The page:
A Four-Year-Old Bibliophile Is the Library of Congress’ Latest Guest Librarian

Daliyah Maria Arana has read more than 1,000 books

librarian of congress
Librarian of Congress Carla Hayden with Guest Librarian Daliyah Marie Arana Carla Hayden via Twitter

For Daliyah Marie Arana of Georgia, reading is practically a way of life. Though the four-year-old tot has yet to start kindergarten, she’s managed to blaze through about 1,000 books—an accomplishment that nabbed her the prestigious position of Guest Librarian at the Library of Congress earlier this week.

It’s fair to say that Daliyah has spent nearly half her life as a voracious reader. As The Washington Post’s Samantha Schmidt reports, Gainesville’s resident bookworm got through her first book by herself just before she turned three. After her mother enrolled her in Georgia’s “1,000 Books Before Kindergarten” program, she blew through the goal before she even started preschool.

“I read 1,000 books by the time I was 3-years-old and I hope to read 100,000,” Daliyah told Astrid Martinez for Atlanta local news station CBS 46.

These aren’t just picture books, either. Though many kids Daliyah’s age are still learning to read, she’s started taking on more complicated pieces, like William Lyons Phelps’ speech, "The Pleasure of Books, "Schmidt reports. Still, her favorites include books about dinosaurs and the Pigeon series by writer and illustrator Mo Willems.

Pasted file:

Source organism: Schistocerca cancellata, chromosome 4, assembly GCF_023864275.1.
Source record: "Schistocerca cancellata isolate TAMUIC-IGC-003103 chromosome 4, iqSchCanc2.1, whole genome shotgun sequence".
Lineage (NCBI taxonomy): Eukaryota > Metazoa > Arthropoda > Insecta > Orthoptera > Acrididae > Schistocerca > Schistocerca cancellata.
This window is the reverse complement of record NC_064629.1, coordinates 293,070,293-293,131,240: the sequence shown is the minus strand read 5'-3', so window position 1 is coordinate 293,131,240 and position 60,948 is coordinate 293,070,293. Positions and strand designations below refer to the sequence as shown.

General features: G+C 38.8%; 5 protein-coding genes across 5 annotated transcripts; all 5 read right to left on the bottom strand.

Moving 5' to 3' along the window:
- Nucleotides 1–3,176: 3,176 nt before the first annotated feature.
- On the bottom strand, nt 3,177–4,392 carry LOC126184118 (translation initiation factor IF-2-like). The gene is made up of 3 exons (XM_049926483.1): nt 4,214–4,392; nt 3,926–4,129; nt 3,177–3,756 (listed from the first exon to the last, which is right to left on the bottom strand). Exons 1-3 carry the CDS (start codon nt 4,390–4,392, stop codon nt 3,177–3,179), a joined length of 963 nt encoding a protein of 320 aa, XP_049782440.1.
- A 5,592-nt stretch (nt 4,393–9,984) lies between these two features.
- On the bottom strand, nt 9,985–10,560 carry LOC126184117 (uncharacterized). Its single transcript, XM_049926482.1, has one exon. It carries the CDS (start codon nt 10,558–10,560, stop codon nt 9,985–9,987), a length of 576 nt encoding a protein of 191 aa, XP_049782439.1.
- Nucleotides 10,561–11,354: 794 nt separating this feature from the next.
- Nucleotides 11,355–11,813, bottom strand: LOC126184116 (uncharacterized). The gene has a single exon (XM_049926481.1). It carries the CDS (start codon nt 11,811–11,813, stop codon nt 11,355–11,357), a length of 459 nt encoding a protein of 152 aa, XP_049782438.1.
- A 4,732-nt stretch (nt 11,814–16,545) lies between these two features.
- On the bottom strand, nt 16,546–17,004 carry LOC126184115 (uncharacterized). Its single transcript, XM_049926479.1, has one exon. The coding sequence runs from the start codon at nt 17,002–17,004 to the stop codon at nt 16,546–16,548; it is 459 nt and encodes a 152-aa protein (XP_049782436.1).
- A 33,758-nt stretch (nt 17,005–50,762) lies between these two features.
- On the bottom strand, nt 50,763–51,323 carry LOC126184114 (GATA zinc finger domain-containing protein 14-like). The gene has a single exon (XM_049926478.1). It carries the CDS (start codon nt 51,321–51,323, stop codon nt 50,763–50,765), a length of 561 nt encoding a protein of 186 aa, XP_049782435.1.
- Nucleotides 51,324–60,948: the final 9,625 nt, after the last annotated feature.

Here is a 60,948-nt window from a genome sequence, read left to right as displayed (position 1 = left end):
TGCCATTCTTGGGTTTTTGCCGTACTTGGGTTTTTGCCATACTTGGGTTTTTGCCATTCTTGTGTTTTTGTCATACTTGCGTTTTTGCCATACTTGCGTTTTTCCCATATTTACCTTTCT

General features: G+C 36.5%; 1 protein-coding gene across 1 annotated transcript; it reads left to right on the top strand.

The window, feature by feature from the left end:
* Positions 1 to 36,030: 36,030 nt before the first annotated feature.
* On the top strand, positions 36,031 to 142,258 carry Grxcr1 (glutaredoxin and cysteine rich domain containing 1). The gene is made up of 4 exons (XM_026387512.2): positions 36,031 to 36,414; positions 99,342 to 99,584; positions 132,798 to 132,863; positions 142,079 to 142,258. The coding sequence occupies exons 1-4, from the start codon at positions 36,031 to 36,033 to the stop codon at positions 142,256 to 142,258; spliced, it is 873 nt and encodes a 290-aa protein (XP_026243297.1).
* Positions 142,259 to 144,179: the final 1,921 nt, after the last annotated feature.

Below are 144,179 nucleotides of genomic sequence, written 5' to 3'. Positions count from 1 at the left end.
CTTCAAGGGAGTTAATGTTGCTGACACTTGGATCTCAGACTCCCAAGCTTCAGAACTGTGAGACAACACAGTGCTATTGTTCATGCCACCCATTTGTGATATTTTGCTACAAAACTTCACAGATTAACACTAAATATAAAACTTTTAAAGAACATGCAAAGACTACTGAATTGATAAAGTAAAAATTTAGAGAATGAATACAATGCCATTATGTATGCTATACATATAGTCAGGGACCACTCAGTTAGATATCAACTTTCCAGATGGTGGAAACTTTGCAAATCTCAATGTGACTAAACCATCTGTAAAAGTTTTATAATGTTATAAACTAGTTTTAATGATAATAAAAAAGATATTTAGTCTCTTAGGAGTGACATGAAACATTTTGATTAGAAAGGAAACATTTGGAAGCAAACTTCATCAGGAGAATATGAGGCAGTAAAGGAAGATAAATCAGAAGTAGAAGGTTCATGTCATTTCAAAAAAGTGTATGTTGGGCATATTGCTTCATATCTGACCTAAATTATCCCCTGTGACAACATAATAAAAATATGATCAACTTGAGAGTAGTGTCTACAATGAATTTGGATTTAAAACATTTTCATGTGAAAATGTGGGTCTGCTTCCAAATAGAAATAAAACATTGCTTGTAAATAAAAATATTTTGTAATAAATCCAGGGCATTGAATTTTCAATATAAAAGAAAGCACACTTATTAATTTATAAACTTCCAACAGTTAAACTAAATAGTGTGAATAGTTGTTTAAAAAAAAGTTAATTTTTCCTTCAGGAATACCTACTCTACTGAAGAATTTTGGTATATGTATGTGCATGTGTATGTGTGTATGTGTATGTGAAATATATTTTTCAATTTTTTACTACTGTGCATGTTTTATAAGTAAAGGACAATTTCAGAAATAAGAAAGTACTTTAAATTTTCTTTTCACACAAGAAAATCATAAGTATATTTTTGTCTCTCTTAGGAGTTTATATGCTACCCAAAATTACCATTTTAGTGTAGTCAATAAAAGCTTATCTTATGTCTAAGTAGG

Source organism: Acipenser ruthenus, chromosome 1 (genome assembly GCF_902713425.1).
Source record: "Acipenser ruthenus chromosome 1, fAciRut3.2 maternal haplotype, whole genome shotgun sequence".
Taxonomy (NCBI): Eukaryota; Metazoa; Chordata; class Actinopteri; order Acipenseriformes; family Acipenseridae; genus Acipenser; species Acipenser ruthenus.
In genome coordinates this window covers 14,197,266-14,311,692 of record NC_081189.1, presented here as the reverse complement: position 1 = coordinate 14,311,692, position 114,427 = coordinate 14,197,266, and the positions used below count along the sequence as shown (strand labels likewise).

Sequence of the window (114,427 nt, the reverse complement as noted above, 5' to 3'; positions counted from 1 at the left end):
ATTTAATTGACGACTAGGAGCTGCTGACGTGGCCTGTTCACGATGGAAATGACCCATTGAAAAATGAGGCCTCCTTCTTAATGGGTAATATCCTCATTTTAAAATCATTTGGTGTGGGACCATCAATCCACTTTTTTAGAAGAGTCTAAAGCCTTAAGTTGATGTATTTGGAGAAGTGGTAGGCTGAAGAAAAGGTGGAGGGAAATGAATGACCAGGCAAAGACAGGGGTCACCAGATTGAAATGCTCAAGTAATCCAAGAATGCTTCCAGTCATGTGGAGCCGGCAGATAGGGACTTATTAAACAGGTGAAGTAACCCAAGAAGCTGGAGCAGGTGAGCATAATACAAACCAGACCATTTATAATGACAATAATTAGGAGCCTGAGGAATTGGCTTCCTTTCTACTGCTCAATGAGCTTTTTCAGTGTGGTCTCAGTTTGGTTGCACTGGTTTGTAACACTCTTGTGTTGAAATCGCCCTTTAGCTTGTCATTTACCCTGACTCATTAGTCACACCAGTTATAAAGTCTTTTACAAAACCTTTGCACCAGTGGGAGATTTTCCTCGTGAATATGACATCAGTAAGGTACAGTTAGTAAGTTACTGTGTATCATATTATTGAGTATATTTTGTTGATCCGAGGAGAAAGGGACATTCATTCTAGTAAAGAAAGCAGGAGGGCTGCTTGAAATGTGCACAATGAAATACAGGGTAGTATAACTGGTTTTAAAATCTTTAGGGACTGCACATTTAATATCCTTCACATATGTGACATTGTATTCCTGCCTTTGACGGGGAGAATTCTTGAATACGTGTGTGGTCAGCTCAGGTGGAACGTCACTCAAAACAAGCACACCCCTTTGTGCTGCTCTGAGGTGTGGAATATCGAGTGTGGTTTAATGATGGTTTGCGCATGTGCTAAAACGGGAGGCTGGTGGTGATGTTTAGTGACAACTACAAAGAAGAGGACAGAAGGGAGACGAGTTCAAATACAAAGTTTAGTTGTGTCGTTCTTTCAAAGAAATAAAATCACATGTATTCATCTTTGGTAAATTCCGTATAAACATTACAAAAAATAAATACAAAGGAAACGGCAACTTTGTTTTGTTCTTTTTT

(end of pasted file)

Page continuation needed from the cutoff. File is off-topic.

After Daliyah’s achievement made the news, she won accolades from all over her community. But it may be her trip earlier this week to the Library of Congress that took the cake.

“She just kept saying how the Library of Congress is her most favorite, favorite, favorite library in the whole wide world,” Daliyah’s mother, Haleema Arana, tells Schmidt.

Haleema reached out to the Library of Congress to try and arrange the visit, resulting in the little bookworm getting to spend the day shadowing Librarian of Congress Carla Hayden. Over the course of her visit, Daliyah sat in on top meetings and walked the halls of the largest library in the world, Paulina Firozi reports for The Hill. She even recommended that the library install whiteboards so that kids like her could practice their handwriting.

“They said they would try to make that happen,” Haleema tells Schmidt.

Daliyah may have blown past her goal, but she’s not resting on her laurels. Now, Martines says Daliyah hopes to bump up her target to 1,500 books read by the time she starts kindergarten next fall—as well as learning to read in Spanish.

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